A Psalm of David
1 The Lord is my shepherd, I shall not want.
2 He makes me lie down in green pastures;
he leads me beside still waters;
3 he restores my soul.
He leads me in right paths
for his name’s sake.
4 Even though I walk through the darkest valley,
I fear no evil;
for you are with me;
your rod and your staff—
they comfort me.
5 You prepare a table before me
in the presence of my enemies;
you anoint my head with oil;
my cup overflows.
6 Surely goodness and mercy shall follow me
all the days of my life,
and I shall dwell in the house of the Lord
my whole life long.
“I am the good shepherd. The good shepherd lays down his life for the sheep. 12 The hired hand, who is not the shepherd and does not own the sheep, sees the wolf coming and leaves the sheep and runs away—and the wolf snatches them and scatters them. 13 The hired hand runs away because a hired hand does not care for the sheep. 14 I am the good shepherd. I know my own and my own know me, 15 just as the Father knows me and I know the Father. And I lay down my life for the sheep. 16 I have other sheep that do not belong to this fold. I must bring them also, and they will listen to my voice. So there will be one flock, one shepherd. 17 For this reason the Father loves me, because I lay down my life in order to take it up again. 18 No one takes it from me, but I lay it down of my own accord. I have power to lay it down, and I have power to take it up again. I have received this command from my Father.”
Sermon. April 25, 2021
Rev. John Steitz
Our focus today is on Lectio divina, which is Latin for “holy reading.” This is ancient form of prayer that is based on a slow and careful reading of Scripture. Focusing on one Scripture passage we go through a four stage prayer process.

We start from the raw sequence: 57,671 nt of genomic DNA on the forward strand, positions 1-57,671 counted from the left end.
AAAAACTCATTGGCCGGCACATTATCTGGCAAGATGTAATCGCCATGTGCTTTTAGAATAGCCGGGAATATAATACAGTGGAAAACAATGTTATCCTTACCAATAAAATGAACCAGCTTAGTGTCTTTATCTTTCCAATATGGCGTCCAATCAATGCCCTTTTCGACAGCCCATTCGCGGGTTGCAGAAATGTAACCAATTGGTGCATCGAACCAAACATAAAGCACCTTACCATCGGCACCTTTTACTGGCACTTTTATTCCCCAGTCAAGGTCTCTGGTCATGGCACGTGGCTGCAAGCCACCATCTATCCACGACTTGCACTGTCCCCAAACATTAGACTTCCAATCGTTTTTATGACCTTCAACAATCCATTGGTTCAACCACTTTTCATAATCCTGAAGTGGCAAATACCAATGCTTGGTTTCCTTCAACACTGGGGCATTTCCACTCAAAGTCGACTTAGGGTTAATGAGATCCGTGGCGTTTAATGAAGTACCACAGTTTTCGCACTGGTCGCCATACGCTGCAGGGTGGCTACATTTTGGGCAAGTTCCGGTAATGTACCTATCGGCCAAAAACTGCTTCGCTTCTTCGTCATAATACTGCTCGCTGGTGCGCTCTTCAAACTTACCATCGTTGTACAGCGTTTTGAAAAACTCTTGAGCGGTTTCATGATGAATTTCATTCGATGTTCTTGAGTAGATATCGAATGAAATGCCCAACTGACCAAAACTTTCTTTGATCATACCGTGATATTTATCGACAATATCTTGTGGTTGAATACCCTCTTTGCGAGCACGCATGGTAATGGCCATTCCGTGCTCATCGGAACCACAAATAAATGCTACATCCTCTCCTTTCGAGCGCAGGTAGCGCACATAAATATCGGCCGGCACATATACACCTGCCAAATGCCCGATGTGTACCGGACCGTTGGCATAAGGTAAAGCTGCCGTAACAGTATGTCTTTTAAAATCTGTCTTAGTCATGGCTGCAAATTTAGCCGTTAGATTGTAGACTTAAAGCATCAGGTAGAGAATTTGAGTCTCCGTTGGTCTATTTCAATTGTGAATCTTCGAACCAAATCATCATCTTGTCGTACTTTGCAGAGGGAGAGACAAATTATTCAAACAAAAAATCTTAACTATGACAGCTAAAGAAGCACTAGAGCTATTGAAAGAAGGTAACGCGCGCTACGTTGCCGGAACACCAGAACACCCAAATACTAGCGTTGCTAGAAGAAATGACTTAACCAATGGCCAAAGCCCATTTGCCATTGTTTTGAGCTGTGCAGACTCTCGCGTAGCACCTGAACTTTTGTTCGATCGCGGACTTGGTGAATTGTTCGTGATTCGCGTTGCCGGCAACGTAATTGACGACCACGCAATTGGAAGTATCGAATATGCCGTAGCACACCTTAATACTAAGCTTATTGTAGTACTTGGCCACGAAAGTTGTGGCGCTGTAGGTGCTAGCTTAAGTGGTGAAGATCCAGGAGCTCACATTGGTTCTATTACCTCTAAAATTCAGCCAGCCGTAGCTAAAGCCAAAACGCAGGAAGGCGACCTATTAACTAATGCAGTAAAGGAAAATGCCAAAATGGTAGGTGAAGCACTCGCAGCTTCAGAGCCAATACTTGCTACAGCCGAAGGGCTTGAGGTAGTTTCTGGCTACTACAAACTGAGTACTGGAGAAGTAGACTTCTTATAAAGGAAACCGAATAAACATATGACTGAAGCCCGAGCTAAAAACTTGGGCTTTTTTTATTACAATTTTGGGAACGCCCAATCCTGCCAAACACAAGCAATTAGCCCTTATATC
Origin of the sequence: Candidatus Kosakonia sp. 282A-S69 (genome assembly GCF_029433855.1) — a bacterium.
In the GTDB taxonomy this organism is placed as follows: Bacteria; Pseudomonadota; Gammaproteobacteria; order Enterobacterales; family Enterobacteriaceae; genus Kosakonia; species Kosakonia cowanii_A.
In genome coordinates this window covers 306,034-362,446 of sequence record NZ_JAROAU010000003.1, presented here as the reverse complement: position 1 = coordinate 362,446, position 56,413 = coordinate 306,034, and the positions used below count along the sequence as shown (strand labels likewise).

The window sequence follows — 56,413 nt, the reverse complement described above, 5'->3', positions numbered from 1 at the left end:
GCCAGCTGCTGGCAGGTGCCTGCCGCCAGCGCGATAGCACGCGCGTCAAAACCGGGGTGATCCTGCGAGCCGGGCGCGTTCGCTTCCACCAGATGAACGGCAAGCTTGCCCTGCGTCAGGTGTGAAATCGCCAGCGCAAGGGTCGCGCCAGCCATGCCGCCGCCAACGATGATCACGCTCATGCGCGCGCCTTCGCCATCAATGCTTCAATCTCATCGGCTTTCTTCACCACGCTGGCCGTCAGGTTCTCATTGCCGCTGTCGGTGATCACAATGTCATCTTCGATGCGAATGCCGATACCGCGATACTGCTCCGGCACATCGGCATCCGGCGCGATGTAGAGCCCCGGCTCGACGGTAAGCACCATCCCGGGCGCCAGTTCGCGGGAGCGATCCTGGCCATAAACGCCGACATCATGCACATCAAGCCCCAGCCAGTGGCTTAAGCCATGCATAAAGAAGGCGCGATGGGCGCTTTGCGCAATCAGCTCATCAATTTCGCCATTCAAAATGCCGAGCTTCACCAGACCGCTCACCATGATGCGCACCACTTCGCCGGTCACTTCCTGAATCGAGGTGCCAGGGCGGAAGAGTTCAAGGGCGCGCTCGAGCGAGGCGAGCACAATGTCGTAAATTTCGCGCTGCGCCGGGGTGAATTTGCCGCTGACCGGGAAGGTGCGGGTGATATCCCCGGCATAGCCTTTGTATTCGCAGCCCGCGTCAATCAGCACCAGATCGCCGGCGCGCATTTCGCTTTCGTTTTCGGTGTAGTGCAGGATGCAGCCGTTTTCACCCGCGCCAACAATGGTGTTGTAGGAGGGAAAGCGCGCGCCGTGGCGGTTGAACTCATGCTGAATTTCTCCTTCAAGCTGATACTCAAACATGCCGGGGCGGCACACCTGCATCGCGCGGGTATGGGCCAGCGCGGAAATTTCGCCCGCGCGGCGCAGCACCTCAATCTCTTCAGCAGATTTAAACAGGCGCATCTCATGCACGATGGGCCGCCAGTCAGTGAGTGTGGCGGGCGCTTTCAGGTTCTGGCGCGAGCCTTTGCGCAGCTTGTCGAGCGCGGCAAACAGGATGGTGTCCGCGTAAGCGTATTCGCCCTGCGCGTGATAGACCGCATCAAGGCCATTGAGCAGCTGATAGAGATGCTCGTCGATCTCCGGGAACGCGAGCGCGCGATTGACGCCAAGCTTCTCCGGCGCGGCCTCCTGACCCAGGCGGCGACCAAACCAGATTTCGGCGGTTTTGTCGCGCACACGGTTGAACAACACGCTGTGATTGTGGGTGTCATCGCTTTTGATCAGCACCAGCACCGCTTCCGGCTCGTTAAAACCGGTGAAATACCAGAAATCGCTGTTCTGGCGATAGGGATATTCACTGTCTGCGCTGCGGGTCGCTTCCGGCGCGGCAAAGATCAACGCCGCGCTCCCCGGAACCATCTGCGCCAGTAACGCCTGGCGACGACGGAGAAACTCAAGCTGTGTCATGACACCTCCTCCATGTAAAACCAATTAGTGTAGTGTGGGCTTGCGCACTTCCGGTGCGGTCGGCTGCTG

The four stages of Lectio divina or holy reading are: Reading, Meditation, Prayer, and Contemplation. We will look at each of these stages. Then we will apply the Lectio divina process to Psalm 23. Psalms are a great resource for this form of prayer.
The first stage is Lectio, Latin for reading. We read the passage slowly. As we read slowly we seek to savor each word the way we would savor each bite in a fine dinner. In our constantly on, ever rushing, too much to do in too little time world, we slow down to the speed of deep prayer.
As we slowly read, a word or phrase may catch our attention. This is one way that God’s Word is speaking to us. It is helpful to read aloud, speaking and hearing God’s Word. Reading slowly, we listen to hear God’s voice.
We open ourselves to listen as God’s Word as we slowly speak, not for information but for transformation. When a word or phrase catches our attention or stands out, we stop.
Sometimes we might only read one verse in a passage. In fact, a daily holy reading of the six verses in Psalm 23 might take us a week or more. Sometimes we will read several verses before coming to a word or phrase that causes us to stop.
The second stage is Meditatio, Latin for meditation. We meditate on the word or phrase that caught our attention. We slowly read the verse several times. We ruminate on the word, phrase, or verse.
We let God’s Word embrace our being through repetition and reflection. If the first stage is like taking and savoring each bite of food during a fine dinner, in this stage we chew on the text. Ancient Christians likened pondering God’s Word to an animal chewing its food.
As we chew on the word or phrase that has spoken to us we explore what it saying and the ways it connects to our lives.
What emotions, challenges, opportunities, problems, joys, experiences, or wonder comes to the surface?
In the third stage, Oratio, we talk with God. Oratio is Latin for prayer. As Cyprian, an Early Church theologian from the 3rd century put it, “In Scripture, God speaks to us. In prayer we speak to God.”
Thelma Hall in her book, Too Deep for Words: Rediscovering Lectio Divina speaks to the shift from reading and reflecting to the third stage of prayer: